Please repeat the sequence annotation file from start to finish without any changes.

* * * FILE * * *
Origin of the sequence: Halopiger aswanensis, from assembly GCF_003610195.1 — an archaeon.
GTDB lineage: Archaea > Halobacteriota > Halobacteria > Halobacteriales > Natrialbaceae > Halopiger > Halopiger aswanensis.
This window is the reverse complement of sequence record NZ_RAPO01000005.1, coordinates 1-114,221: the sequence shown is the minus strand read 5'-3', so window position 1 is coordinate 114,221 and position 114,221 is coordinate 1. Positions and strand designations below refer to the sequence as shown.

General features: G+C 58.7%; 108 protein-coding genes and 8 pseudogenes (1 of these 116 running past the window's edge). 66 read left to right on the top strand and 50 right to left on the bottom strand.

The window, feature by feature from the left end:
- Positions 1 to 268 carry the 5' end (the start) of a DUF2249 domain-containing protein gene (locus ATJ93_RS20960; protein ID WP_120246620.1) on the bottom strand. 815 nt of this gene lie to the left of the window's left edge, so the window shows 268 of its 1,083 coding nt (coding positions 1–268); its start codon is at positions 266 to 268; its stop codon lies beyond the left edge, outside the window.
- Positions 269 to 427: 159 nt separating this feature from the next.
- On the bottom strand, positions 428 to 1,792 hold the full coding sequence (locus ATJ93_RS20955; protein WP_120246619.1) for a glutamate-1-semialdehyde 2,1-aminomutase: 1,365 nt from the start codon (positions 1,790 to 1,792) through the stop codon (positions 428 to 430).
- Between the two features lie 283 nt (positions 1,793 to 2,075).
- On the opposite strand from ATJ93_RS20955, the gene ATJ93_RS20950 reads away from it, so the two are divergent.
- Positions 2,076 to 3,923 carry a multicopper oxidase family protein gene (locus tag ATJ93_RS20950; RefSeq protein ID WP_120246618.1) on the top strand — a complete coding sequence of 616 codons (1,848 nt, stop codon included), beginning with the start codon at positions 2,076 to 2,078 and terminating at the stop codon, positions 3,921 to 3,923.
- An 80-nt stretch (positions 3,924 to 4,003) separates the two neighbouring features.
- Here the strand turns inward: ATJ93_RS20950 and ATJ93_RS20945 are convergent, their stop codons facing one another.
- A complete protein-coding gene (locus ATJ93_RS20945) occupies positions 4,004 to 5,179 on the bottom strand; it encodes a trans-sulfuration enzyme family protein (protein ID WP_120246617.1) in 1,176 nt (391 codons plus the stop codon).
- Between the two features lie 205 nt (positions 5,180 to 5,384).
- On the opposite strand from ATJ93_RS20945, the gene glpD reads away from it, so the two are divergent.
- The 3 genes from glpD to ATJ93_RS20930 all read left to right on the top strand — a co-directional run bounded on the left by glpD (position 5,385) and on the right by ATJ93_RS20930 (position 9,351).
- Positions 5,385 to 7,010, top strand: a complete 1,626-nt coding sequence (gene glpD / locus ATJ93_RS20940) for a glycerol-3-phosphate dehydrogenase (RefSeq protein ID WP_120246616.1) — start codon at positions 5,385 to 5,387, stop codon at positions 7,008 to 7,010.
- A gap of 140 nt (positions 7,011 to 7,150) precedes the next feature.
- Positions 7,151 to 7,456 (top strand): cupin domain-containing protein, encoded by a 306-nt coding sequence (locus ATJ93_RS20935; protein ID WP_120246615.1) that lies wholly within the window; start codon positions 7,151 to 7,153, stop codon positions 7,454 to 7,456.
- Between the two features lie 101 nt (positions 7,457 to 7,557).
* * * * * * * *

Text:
Origin of the sequence: Halopiger aswanensis, from assembly GCF_003610195.1 — an archaeon.
GTDB lineage: Archaea > Halobacteriota > Halobacteria > Halobacteriales > Natrialbaceae > Halopiger > Halopiger aswanensis.
This window is the reverse complement of sequence record NZ_RAPO01000005.1, coordinates 1-114,221: the sequence shown is the minus strand read 5'-3', so window position 1 is coordinate 114,221 and position 114,221 is coordinate 1. Positions and strand designations below refer to the sequence as shown.

General features: G+C 58.7%; 108 protein-coding genes and 8 pseudogenes (1 of these 116 running past the window's edge). 66 read left to right on the top strand and 50 right to left on the bottom strand.

The window, feature by feature from the left end:
- Positions 1 to 268 carry the 5' end (the start) of a DUF2249 domain-containing protein gene (locus ATJ93_RS20960; protein ID WP_120246620.1) on the bottom strand. 815 nt of this gene lie to the left of the window's left edge, so the window shows 268 of its 1,083 coding nt (coding positions 1–268); its start codon is at positions 266 to 268; its stop codon lies beyond the left edge, outside the window.
- Positions 269 to 427: 159 nt separating this feature from the next.
- On the bottom strand, positions 428 to 1,792 hold the full coding sequence (locus ATJ93_RS20955; protein WP_120246619.1) for a glutamate-1-semialdehyde 2,1-aminomutase: 1,365 nt from the start codon (positions 1,790 to 1,792) through the stop codon (positions 428 to 430).
- Between the two features lie 283 nt (positions 1,793 to 2,075).
- On the opposite strand from ATJ93_RS20955, the gene ATJ93_RS20950 reads away from it, so the two are divergent.
- Positions 2,076 to 3,923 carry a multicopper oxidase family protein gene (locus tag ATJ93_RS20950; RefSeq protein ID WP_120246618.1) on the top strand — a complete coding sequence of 616 codons (1,848 nt, stop codon included), beginning with the start codon at positions 2,076 to 2,078 and terminating at the stop codon, positions 3,921 to 3,923.
- An 80-nt stretch (positions 3,924 to 4,003) separates the two neighbouring features.
- Here the strand turns inward: ATJ93_RS20950 and ATJ93_RS20945 are convergent, their stop codons facing one another.
- A complete protein-coding gene (locus ATJ93_RS20945) occupies positions 4,004 to 5,179 on the bottom strand; it encodes a trans-sulfuration enzyme family protein (protein ID WP_120246617.1) in 1,176 nt (391 codons plus the stop codon).
- Between the two features lie 205 nt (positions 5,180 to 5,384).
- On the opposite strand from ATJ93_RS20945, the gene glpD reads away from it, so the two are divergent.
- The 3 genes from glpD to ATJ93_RS20930 all read left to right on the top strand — a co-directional run bounded on the left by glpD (position 5,385) and on the right by ATJ93_RS20930 (position 9,351).
- Positions 5,385 to 7,010, top strand: a complete 1,626-nt coding sequence (gene glpD / locus ATJ93_RS20940) for a glycerol-3-phosphate dehydrogenase (RefSeq protein ID WP_120246616.1) — start codon at positions 5,385 to 5,387, stop codon at positions 7,008 to 7,010.
- A gap of 140 nt (positions 7,011 to 7,150) precedes the next feature.
- Positions 7,151 to 7,456 (top strand): cupin domain-containing protein, encoded by a 306-nt coding sequence (locus ATJ93_RS20935; protein ID WP_120246615.1) that lies wholly within the window; start codon positions 7,151 to 7,153, stop codon positions 7,454 to 7,456.
- Between the two features lie 101 nt (positions 7,457 to 7,557).